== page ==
Auto ferries, which had been running since the early 1900s, ended in 1957 after the completion of the Mackinac Bridge.
Train ferries crossed the Straits until 1984. Mackinaw City remains an important port city for tourists traveling by passenger ferry boat to Mackinac Island using the Arnold, Shepler's, and Star Line services.
Through the course of time, the main industry of Mackinaw City became almost strictly tourist-oriented, with other major sources of employment being civic services such as mail, police, firefighting, schooling, and so on. Camping, which began in Michilimackinac State Park in 1907, was halted in 1971 as a Maritime Park was opened in 1972 around the lighthouse. This park was shut down in 1990, but Old Mackinac Point Lighthouse was opened to the public in 2004. Mill Creek State Park, which includes the area believed to be where Mill Creek's sawmill once flourished when Mackinac Island was being settled, is located about five miles (8 km) southeast of the village along U.S. Highway 23 (US 23).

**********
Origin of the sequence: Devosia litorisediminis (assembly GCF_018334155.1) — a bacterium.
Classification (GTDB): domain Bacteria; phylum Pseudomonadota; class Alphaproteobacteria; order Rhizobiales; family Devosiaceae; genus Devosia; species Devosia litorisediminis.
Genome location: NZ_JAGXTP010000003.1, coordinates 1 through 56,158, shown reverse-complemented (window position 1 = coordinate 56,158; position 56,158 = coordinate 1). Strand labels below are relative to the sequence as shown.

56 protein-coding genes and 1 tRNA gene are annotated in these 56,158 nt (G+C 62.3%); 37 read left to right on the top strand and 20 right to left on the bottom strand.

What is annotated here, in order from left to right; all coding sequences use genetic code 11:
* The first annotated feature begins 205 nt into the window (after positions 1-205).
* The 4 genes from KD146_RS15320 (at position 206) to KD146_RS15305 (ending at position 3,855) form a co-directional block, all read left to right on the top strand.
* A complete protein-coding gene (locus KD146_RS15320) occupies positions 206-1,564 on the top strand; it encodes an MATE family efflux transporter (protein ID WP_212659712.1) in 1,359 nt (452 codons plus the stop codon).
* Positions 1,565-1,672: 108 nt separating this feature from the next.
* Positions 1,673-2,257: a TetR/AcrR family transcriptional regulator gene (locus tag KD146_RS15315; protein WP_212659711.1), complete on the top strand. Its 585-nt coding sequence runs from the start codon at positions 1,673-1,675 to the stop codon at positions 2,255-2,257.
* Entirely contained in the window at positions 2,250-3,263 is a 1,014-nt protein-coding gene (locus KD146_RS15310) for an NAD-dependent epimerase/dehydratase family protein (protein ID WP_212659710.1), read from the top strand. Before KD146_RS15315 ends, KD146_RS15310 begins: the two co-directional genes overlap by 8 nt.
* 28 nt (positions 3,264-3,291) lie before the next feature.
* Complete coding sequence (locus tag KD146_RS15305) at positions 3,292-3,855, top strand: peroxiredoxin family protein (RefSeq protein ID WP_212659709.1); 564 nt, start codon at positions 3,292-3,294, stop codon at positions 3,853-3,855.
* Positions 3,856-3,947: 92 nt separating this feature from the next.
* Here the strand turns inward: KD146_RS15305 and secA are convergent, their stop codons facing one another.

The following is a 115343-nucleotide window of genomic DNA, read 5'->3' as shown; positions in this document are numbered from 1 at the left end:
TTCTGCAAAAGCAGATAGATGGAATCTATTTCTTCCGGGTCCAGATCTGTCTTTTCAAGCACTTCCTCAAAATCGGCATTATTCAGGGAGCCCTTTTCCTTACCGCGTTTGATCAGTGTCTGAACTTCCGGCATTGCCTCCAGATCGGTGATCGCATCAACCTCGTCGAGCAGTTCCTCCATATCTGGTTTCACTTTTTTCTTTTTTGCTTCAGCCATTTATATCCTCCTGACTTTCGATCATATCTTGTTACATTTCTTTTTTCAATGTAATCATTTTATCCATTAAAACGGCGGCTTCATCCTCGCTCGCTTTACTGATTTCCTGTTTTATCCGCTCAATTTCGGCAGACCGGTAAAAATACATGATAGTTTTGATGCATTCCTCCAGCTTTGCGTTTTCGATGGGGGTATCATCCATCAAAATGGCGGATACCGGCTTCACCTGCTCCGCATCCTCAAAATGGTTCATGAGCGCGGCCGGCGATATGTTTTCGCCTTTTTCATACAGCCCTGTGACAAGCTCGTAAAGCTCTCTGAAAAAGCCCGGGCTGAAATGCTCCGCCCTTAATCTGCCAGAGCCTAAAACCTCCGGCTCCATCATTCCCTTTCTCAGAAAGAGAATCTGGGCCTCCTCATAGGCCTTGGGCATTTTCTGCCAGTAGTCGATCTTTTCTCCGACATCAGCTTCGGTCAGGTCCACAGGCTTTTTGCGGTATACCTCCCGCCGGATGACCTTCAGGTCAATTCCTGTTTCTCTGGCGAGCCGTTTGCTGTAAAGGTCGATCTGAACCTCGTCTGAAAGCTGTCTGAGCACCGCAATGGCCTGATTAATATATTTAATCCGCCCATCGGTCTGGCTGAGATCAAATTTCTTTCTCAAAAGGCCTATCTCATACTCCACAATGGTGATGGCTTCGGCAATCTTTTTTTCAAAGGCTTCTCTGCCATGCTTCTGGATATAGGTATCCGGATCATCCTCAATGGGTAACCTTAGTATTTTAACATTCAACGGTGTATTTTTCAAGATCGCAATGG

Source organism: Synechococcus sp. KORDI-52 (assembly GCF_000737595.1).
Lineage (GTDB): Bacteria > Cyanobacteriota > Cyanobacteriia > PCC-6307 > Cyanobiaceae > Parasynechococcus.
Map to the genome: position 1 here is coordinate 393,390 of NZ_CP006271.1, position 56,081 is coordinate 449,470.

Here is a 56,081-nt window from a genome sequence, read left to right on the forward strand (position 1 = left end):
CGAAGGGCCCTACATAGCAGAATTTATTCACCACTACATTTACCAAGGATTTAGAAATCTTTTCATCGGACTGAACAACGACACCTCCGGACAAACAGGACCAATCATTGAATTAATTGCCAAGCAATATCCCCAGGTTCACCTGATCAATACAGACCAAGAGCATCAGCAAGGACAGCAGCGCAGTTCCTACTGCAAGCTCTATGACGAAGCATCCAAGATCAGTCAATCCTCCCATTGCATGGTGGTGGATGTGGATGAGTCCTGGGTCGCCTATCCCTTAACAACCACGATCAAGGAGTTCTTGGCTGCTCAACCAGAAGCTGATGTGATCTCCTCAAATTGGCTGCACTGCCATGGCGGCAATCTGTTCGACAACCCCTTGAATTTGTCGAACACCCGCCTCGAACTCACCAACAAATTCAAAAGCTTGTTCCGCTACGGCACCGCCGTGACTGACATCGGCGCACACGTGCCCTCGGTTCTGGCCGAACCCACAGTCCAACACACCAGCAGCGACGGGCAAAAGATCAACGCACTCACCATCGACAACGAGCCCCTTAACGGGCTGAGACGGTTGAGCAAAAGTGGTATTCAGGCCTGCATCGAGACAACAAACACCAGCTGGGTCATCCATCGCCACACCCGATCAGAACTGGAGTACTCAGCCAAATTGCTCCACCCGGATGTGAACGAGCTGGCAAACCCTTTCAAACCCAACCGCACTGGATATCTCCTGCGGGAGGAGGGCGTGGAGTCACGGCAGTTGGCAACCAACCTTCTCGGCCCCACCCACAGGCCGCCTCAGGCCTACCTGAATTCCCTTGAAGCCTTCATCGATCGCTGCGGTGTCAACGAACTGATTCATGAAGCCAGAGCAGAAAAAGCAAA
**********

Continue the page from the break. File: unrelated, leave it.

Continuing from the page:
Learn, see and experience more of Mackinaw City history and sights on one of our kayak or stand up paddleboard tours. Paddle by the Mighty Mackinac Bridge, Old Mackinac Point Lighthouse, Fort Michilimackinac and much more on both Lake Huron and Lake Michigan. Come see why we are the number one tour on Trip Advisor for Mackinac Island and Mackinaw City!